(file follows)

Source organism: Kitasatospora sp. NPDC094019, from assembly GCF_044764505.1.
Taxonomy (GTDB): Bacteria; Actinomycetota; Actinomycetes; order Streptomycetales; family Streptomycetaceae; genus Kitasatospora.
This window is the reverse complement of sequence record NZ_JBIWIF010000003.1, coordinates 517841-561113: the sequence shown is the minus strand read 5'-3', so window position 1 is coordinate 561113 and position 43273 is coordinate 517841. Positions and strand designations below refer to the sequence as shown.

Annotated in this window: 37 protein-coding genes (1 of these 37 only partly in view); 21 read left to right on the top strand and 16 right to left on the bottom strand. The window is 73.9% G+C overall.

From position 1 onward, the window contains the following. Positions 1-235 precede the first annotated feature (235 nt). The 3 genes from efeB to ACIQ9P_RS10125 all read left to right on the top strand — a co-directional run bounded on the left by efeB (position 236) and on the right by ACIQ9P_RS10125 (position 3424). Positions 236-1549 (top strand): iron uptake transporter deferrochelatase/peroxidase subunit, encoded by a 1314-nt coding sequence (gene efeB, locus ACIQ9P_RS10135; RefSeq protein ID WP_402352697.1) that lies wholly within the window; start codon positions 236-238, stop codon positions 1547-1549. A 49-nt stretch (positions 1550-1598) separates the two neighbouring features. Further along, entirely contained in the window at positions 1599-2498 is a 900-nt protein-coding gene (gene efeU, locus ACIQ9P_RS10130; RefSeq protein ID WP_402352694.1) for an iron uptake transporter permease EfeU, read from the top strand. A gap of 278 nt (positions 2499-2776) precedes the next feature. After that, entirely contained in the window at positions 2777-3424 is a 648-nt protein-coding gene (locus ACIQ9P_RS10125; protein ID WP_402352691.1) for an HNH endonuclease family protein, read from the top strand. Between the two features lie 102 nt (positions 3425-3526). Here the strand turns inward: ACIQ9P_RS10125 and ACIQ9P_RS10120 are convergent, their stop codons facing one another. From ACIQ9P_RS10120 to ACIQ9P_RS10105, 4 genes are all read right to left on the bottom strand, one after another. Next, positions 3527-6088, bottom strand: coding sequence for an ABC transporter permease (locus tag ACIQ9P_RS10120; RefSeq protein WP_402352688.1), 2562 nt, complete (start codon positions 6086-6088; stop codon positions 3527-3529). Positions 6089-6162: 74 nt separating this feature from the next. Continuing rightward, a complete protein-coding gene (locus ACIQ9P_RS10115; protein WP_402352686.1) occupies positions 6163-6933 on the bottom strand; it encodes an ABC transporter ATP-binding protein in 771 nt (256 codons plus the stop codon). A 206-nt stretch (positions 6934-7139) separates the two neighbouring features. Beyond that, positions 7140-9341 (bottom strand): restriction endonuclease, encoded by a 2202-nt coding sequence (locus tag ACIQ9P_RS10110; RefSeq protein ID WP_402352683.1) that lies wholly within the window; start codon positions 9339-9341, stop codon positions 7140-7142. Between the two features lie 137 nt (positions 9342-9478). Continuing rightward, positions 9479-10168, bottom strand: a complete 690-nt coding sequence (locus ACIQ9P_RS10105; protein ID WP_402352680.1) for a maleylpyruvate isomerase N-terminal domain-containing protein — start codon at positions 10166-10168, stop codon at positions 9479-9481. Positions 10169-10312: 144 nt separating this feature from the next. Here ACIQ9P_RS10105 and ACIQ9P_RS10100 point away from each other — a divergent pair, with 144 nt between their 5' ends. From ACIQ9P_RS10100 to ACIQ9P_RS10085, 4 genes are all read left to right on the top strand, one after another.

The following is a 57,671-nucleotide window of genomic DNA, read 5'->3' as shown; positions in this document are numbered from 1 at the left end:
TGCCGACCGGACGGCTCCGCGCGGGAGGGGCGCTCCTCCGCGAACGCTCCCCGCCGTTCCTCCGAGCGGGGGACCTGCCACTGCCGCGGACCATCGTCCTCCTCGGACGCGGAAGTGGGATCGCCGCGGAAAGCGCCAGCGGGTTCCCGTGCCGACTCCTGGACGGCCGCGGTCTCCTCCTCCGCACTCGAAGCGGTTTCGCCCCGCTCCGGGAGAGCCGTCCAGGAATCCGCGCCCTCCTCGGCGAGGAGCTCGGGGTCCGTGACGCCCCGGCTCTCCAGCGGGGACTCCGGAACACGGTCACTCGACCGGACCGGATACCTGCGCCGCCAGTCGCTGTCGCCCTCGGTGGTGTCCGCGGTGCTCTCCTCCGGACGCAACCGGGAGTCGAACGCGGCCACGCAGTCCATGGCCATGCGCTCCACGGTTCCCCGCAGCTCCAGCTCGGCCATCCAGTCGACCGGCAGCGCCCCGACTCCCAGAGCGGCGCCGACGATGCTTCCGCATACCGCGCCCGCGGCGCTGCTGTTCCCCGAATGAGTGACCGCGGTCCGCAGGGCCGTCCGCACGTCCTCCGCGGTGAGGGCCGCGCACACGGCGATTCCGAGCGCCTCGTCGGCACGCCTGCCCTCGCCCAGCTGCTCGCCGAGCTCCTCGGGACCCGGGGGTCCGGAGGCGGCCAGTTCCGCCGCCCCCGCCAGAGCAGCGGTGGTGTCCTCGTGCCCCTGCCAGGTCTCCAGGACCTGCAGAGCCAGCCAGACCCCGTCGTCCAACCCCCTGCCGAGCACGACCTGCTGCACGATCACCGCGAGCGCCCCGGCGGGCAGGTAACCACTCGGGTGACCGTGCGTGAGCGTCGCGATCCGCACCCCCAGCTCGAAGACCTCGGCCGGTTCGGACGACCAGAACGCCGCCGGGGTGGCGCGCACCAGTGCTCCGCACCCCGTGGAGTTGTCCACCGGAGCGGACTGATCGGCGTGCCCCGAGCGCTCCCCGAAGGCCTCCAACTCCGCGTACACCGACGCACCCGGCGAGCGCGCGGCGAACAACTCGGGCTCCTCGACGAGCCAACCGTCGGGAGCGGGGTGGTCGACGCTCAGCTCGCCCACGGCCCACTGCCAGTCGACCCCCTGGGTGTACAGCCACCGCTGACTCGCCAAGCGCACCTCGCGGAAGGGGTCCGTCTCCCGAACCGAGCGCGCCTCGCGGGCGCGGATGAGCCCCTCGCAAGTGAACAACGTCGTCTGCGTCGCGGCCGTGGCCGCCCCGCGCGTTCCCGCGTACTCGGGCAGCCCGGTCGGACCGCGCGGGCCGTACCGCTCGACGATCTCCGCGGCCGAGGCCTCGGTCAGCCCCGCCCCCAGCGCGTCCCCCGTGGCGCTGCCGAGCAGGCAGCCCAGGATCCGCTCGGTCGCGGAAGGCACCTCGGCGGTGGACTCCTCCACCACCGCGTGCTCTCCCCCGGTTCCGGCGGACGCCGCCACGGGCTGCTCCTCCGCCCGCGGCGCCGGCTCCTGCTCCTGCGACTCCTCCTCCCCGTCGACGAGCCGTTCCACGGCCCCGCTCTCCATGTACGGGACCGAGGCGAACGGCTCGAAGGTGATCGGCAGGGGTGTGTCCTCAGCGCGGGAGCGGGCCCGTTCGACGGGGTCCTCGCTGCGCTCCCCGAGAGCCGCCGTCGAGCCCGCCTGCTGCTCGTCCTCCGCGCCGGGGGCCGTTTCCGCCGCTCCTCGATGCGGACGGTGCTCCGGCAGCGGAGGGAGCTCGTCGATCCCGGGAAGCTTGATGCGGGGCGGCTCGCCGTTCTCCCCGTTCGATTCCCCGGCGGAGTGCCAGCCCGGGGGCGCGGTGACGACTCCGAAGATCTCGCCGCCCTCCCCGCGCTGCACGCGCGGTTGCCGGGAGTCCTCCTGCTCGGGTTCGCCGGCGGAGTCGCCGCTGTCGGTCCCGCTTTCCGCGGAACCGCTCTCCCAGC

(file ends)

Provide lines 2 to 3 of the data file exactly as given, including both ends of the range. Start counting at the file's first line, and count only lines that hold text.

Taxonomy (GTDB): Bacteria; Actinomycetota; Actinomycetes; order Streptomycetales; family Streptomycetaceae; genus Kitasatospora.
This window is the reverse complement of sequence record NZ_JBIWIF010000003.1, coordinates 517841-561113: the sequence shown is the minus strand read 5'-3', so window position 1 is coordinate 561113 and position 43273 is coordinate 517841. Positions and strand designations below refer to the sequence as shown.